LN907, 7/11-27/11 2016
David Wilkins, Forward Starboard Watch
Canaries Passage

We are cruising through a gentle sea, far far gentler than it has been over the last few days.   When we sailed out the waves were high and a thump forward followed by a slosh aft indicated that The Lord Nelson had hit a wave and ploughed her way through it. But now only the occasional crunch forward tells of a larger wave. But the sea being the sea an unexpected wave can have the helmsman grabbing the wheel for support and all aboard spending a crucial two seconds getting their balance and breath back.

The voyage to the Canaries to seek the sun as I like to call it, began on Tuesday morning when we slipped anchor from Southampton. We had joined the ship the day before and after the usual briefings were busy until evening taking in stores. This meant forming a human chain and passing down crucial items, cheese, meat and potatoes to be made into chips. And less important items like beer and chocolate for the bar, all desperately wanted, but not really needed as much as water, veg, meat and of course tea!

There had been a concern that we’d be setting out on Wednesday due to strong winds, but fortunately a break in the weather meant we could sail out on Tuesday November 8. We then proceeded from Southampton to Swanidge harbour to anchor for the night. Again we were hitting gale force nine winds, and not wishing anyone to be prostrate, with sea sickness, we waited for the weather to calm enough to head out to sea again. This happened on Wednesday and we were able to raise anchor and sail out into the English Chanel before lunch. Bumpy seas made for a lively few hours. Particularly for newer members of the crew, those more accustomed to dingy sailing were astonished that there were toilets that flush but you don’t have that kind of luxury on a boat lowered into the sea from a trolly. Sadly a few crew members felt the effects of the sea on the second day, but this is now more or less gone.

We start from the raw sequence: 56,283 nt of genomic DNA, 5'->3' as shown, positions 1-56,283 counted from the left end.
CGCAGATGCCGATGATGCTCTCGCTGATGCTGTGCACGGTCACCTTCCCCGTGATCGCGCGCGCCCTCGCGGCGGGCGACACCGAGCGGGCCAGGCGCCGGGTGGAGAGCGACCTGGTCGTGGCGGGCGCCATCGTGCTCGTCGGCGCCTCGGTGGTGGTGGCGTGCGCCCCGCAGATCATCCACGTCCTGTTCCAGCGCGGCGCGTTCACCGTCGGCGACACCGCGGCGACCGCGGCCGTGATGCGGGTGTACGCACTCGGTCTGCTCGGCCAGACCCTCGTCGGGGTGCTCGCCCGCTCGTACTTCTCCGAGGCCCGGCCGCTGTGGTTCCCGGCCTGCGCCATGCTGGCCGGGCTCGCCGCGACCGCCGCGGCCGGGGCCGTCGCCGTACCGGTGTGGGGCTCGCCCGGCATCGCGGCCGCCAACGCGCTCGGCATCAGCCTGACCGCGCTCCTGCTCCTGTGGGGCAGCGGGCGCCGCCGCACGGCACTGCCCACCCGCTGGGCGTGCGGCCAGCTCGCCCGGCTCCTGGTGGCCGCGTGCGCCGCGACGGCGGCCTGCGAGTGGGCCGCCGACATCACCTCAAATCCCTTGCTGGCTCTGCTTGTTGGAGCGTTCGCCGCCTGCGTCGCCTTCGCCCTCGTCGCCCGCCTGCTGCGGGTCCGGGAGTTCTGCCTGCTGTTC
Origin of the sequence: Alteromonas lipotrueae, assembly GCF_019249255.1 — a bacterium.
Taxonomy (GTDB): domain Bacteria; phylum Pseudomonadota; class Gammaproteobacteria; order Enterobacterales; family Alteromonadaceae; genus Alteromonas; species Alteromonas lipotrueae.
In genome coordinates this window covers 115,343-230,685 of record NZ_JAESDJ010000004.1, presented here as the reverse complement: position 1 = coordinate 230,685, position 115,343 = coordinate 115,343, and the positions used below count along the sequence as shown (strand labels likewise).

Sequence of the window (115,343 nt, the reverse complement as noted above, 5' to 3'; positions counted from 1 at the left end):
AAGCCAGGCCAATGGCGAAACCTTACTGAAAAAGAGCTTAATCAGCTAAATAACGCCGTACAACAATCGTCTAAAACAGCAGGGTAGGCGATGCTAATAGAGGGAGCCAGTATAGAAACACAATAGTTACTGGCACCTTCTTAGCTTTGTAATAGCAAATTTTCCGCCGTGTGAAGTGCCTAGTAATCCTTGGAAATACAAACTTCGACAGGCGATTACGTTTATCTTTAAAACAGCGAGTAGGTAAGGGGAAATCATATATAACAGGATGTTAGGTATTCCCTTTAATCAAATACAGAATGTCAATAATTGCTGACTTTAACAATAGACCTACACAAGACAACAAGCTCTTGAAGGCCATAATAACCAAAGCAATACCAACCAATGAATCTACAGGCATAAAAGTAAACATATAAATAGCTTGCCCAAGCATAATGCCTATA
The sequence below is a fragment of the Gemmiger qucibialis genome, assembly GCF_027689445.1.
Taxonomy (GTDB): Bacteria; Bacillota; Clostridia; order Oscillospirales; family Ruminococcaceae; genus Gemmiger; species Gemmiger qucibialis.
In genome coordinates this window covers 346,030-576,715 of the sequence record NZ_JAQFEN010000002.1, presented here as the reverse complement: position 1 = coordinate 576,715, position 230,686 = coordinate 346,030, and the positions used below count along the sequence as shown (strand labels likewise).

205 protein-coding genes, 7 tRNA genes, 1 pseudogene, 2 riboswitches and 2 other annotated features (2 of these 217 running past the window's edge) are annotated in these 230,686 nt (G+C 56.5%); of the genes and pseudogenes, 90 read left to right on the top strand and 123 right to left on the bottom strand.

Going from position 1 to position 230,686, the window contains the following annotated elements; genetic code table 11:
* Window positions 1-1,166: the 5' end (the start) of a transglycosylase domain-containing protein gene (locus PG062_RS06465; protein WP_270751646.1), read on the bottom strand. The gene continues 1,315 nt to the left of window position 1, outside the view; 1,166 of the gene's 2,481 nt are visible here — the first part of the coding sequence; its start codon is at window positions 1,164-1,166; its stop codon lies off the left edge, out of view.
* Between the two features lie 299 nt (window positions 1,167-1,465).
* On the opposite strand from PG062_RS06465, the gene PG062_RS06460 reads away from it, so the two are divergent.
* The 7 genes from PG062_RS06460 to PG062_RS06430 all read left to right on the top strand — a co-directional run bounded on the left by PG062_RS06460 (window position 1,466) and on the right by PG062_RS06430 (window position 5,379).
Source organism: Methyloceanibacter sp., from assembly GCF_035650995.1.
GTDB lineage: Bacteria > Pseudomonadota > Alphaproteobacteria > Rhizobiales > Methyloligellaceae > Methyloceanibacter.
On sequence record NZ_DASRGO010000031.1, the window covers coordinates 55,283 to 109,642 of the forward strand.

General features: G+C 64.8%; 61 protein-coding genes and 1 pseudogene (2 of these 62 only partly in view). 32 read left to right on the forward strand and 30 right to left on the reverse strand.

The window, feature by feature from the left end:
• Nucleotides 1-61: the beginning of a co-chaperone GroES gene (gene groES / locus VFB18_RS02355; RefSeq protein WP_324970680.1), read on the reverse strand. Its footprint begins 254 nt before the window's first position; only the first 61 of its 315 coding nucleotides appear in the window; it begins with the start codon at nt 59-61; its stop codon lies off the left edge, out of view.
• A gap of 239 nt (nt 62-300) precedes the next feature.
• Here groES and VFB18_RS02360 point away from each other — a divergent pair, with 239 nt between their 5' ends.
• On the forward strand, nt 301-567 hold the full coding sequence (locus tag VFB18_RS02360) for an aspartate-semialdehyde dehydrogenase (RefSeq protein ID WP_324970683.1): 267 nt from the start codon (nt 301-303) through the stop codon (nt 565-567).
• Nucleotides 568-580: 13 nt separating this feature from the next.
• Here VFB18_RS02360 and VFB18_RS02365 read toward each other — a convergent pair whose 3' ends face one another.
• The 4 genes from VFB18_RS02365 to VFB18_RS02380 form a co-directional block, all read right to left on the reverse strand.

In typical November style the weather has been a little temperamental for the last four days. Yesterday was cold, and somewhat rainy. With oil skins and wellington boots called upon for the watch on deck. But even then from time to time, the sun showed itself. Today has been a much warmer day by comparison, though coats are still in evidence on deck.

Although the Captain thought we’d have to motor for the first week, the weather has proven more in a sailing mood. At four, yesterday afternoon all sails were set, and throughout the night the creaking of ropes throughout the ship bore evidence to the fact that we were well and truly sailing far away across the sea. But by six this morning the wind had died down, and although it was far calmer than it had been so far, it meant the sails could no longer take us far. Anyone awake at that time would have seen the fore starboard watch working up their appetite for breakfast, hauling them in.   With the engines back on the ship developed a not unpleasant rolling motion, whereas before she had been a much steadier sailor.

We rounded Ushant northern France this morning and entered the Bay of Biscay which so far has not lived up to it’s reputation of bad weather. In deed at the time of writing the motion is most pleasant. Our next landfall will be Finistere, off the coast of Spain. From there we head for the Atlantic, to seek that most illusive of all things in November, the sun.